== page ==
The Supreme Court in United States v. Jorn, 400 U.S. 470 (1971), explained that the "manifest necessity" doctrine bars a trial judge from declaring a mistrial over the defendant's objection unless "a scrupulous exercise of judicial discretion leads to the conclusion that the ends of public justice would not be served by a continuation of the proceedings." Jorn, 400 U.S. at 485 (quoted in Maes, 180 Colo. at 174, 503 P.2d at 624). This "manifest necessity" standard clearly prohibits a trial court from declaring a mistrial based on a "whimsical notion or frivolous impulse." Maes, 180 Colo. at 174, 503 P.2d at 624 (quoting Brown v. People, 132 Colo. 561, 568, 291 P.2d 680, 683-84 (1955)). The basis for declaring a mistrial must be "substantial and real," such that continuing with the trial would interfere with or retard the "administration of honest, fair, even-handed justice to either, both, or any, of the parties to the proceeding." People v. Castro, 657 P.2d 932, 942 (Colo. 1983)(quoting Brown, 132 Colo. at 569, 291 P.2d at 684).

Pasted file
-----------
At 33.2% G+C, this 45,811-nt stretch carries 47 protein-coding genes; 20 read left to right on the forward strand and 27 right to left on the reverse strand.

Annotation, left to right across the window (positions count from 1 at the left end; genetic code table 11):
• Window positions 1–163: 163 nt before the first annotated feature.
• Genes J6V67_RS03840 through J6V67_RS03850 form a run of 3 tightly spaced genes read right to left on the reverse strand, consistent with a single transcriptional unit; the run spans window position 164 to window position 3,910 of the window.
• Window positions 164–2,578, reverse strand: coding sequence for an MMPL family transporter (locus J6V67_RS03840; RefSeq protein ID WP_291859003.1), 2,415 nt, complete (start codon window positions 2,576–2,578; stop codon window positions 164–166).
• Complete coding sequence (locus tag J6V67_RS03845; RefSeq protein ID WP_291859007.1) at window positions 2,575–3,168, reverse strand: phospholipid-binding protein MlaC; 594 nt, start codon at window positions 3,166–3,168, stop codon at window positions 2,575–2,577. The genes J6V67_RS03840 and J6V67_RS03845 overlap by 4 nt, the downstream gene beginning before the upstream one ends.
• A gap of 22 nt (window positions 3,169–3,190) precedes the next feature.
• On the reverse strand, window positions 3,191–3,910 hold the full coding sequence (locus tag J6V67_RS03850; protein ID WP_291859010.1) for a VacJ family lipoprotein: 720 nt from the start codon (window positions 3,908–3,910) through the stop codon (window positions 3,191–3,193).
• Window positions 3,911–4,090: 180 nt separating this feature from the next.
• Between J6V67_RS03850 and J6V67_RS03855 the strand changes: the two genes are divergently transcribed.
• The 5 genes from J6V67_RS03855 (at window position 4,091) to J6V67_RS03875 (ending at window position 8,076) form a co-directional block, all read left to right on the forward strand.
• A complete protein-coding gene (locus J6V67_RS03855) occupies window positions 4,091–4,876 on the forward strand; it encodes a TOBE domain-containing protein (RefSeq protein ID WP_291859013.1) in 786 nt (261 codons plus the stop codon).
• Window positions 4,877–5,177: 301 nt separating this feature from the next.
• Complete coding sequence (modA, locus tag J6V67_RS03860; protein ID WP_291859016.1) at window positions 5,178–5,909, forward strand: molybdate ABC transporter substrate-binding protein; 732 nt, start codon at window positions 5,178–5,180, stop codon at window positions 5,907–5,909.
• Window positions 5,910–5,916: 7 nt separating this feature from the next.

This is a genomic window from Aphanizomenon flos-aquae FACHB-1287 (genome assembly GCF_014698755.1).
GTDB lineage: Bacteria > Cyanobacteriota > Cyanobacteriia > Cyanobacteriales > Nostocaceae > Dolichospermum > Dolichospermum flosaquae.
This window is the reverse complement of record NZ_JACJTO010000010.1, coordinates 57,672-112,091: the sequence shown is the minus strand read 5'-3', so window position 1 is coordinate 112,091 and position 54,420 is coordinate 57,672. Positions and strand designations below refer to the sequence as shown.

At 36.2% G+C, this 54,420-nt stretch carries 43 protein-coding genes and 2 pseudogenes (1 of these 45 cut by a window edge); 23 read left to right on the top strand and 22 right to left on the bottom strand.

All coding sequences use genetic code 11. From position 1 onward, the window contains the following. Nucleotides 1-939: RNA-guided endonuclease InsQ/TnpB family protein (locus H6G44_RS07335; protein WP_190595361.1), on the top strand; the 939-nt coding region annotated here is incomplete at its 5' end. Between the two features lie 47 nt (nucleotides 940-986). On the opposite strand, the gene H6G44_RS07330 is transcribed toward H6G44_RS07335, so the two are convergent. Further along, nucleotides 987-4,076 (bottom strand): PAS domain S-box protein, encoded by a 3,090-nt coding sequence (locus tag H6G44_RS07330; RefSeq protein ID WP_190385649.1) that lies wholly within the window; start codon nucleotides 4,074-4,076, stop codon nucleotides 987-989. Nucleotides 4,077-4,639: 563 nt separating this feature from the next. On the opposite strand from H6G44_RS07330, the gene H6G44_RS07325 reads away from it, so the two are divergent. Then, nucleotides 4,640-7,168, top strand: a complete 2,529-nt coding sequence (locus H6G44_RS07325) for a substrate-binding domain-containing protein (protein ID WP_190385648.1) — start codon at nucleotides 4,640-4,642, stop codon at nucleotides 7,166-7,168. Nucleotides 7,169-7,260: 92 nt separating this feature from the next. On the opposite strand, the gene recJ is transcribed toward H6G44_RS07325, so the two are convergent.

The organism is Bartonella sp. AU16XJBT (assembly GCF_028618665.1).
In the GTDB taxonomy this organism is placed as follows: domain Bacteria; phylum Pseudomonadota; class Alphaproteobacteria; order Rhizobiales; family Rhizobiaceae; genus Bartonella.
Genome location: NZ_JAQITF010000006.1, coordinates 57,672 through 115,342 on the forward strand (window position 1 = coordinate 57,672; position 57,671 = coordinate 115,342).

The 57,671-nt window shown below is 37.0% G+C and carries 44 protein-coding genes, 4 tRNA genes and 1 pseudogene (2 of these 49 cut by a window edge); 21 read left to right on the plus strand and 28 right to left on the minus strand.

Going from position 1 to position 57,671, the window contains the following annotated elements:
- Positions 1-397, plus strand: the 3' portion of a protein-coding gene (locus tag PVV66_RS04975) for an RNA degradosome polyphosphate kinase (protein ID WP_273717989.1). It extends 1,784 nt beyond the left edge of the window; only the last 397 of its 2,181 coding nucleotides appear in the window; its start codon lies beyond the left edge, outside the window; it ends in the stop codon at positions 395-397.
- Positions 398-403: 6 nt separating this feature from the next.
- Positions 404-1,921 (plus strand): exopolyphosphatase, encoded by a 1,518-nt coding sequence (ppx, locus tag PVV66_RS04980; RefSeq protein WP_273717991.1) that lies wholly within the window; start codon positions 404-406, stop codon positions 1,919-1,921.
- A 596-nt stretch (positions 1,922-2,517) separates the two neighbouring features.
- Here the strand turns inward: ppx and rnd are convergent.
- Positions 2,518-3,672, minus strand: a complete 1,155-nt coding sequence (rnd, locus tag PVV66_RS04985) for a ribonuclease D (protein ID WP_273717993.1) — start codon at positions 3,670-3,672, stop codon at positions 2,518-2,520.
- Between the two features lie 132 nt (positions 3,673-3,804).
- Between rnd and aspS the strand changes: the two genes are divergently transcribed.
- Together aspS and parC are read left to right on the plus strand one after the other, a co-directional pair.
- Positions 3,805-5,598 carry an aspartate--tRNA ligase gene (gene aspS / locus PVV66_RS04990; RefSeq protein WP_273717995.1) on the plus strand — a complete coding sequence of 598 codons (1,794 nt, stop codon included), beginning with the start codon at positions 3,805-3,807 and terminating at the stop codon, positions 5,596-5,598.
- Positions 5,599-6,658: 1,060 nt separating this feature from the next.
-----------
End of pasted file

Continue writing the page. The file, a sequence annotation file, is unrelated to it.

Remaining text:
It is impossible for a reviewing court to list a concrete set of situations that automatically justify declaring a mistrial. See Baca, 193 Colo. at 12 n.2, 562 P.2d at 413 n.2; Maes, 180 Colo. at 173-74, 503 P.2d at 623-24. Colorado's criminal code, however, does provide specific grounds for mistrial in cases where the trial court finds that:

(I) The termination is necessary because it is physically impossible to proceed with the trial in conformity with the law; or (II) There is a legal defect in the proceedings that would make any judgment entered upon a verdict reversible as a matter of law; or (III) Prejudicial conduct has occurred in or outside the courtroom making it unjust either to the defendant or to the state to proceed with the trial; or (IV) The jury is unable to agree upon a verdict; or (V) False statements of a juror on voir dire prevent a fair trial. § 18-1-301(2)(b), 6 C.R.S. (2000).